Cellmediated immunity

Cytotoxic T cells

Upon recognizing antigen-MHC complexes on a target cell, cytotoxic T cells are capable of destroying these cells. Cytotoxicity occurs either by secretion of pore-forming proteins, which help to lyse the cell and allow the entry of granzyme, a proteinase which activates the apoptotic pathway in the target cell, or by the expression of the surface protein Fas which engages Fas ligand on the surface of the target cell, leading to apoptosis of the target.

Activation of macrophages

T cells secreting the cytokines interferon-g, IL-2, and tumor necrosis factor-b can activate cellular effectors, particularly macrophages, rather than antibody production. The subset of CD4 cells with this cytokine profile have been designated Th1 cells, in contrast with the Th2 subset characterized by secretion of IL-4. For example Mycobacterium tuberculosis survives in macrophage endosomes until Th1 cells activate them, enabling the macrophages to fuse their lysosomes with the endosomes in question. Activated macrophages can release their granule contents in 'frustrated phagocytosis' if they cannot engulf the opsonized material.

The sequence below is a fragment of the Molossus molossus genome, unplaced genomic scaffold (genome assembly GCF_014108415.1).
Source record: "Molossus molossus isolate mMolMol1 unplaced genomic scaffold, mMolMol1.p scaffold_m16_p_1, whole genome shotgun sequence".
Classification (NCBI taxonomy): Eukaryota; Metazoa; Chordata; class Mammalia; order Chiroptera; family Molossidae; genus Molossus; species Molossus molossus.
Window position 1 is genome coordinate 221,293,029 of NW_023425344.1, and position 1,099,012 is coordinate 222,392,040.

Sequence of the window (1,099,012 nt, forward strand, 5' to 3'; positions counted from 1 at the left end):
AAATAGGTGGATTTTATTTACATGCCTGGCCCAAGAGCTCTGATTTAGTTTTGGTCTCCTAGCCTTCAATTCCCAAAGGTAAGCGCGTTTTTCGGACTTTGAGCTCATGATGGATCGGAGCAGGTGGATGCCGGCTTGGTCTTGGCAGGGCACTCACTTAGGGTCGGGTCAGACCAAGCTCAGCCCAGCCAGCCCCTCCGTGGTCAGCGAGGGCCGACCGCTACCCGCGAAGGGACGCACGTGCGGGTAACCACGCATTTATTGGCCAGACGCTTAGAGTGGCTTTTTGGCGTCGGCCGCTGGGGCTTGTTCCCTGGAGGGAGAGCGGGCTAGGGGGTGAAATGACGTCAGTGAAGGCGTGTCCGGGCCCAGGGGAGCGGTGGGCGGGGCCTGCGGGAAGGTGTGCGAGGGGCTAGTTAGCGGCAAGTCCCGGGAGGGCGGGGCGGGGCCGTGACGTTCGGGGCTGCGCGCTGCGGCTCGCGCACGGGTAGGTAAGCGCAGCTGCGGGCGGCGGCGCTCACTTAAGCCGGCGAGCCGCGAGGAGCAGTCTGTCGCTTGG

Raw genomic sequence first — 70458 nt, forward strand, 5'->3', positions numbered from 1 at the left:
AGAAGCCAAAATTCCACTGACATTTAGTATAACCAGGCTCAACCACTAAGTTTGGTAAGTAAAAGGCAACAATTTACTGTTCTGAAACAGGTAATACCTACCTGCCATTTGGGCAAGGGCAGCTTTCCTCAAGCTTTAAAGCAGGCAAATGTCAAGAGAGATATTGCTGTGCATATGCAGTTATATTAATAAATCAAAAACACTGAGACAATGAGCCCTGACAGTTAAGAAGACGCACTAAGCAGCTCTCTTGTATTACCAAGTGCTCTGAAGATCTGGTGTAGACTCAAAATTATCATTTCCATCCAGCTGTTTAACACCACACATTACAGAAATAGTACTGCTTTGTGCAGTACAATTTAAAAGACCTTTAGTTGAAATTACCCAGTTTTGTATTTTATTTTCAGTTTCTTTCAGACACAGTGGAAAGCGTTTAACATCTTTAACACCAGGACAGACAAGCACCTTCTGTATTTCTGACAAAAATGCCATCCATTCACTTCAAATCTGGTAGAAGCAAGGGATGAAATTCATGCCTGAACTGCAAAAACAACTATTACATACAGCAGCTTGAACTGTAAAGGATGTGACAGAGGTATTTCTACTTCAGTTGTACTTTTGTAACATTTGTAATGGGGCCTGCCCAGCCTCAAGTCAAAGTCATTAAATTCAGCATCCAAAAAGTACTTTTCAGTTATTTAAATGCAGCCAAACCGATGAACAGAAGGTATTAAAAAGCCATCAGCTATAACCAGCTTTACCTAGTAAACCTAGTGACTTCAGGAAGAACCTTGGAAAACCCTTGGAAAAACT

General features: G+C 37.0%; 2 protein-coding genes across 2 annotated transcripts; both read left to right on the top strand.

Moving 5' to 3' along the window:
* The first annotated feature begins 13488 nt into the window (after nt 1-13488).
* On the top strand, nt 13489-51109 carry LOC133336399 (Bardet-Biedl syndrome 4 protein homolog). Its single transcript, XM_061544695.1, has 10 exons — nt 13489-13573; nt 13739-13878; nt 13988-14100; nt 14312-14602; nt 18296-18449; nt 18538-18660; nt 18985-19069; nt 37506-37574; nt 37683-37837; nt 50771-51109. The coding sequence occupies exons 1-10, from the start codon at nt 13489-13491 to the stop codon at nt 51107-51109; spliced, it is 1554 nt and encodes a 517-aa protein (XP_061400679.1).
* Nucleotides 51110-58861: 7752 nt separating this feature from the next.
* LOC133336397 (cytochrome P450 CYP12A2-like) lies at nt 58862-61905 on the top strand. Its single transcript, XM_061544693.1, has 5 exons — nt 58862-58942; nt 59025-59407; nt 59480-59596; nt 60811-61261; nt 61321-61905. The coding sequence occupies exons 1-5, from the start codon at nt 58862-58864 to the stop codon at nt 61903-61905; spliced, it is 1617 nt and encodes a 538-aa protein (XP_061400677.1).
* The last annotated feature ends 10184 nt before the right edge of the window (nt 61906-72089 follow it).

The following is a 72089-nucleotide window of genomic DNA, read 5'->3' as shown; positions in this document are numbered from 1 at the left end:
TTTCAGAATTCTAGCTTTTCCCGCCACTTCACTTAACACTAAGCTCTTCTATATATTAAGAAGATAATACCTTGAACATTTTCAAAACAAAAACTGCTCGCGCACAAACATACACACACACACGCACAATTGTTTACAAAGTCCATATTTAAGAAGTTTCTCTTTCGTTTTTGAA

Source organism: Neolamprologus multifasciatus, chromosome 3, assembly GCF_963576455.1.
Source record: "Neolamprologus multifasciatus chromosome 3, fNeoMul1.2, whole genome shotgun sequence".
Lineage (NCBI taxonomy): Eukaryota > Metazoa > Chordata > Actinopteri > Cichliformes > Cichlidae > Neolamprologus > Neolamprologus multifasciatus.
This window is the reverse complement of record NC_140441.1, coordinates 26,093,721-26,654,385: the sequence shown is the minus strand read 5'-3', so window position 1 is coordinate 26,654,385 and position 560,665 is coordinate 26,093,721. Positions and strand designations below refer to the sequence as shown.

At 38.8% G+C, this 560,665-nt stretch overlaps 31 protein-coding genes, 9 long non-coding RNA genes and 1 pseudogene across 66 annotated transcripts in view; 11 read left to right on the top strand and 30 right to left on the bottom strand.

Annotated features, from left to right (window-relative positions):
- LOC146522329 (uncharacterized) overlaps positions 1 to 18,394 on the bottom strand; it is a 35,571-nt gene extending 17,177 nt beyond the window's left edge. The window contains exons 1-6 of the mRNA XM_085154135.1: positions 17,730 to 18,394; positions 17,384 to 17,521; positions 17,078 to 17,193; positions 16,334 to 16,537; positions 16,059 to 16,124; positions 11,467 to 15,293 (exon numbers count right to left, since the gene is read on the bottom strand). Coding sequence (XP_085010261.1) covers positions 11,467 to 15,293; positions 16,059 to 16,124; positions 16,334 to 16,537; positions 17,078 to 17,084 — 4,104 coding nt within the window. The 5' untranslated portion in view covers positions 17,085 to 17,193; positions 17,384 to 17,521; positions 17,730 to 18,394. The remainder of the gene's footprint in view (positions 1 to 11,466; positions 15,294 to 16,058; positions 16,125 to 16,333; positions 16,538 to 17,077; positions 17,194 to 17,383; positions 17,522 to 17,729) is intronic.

Eosinophils and mast cells

Eosinophils develop under the influence of IL-5 and act against parasites at inflammatory sites, in contrast with neutrophil activity against bacteria. They are activated by antibody-binding surface Fc receptors, some cytokines, and possibly intrinsic receptors for non-self. Like neutrophils and macrophages, they undergo a respiratory burst to produce reactive oxygen free radicals which kill effectively. They also release proteins damaging to helminths.

Mast cells contain large amounts of the vasoactive amines, such as histamine, which cause vasodilatation and increase vascular permeability, leading to urticaria. They also release other mediators of inflammation, particularly those derived from arachidonic acid. They bind IgE very tightly to their surface, and cross-linking of this leads to mast cell degranulation. Mast cells are potent cellular mediators of inflammation, whose physiological role is probably in defense against parasite infection.

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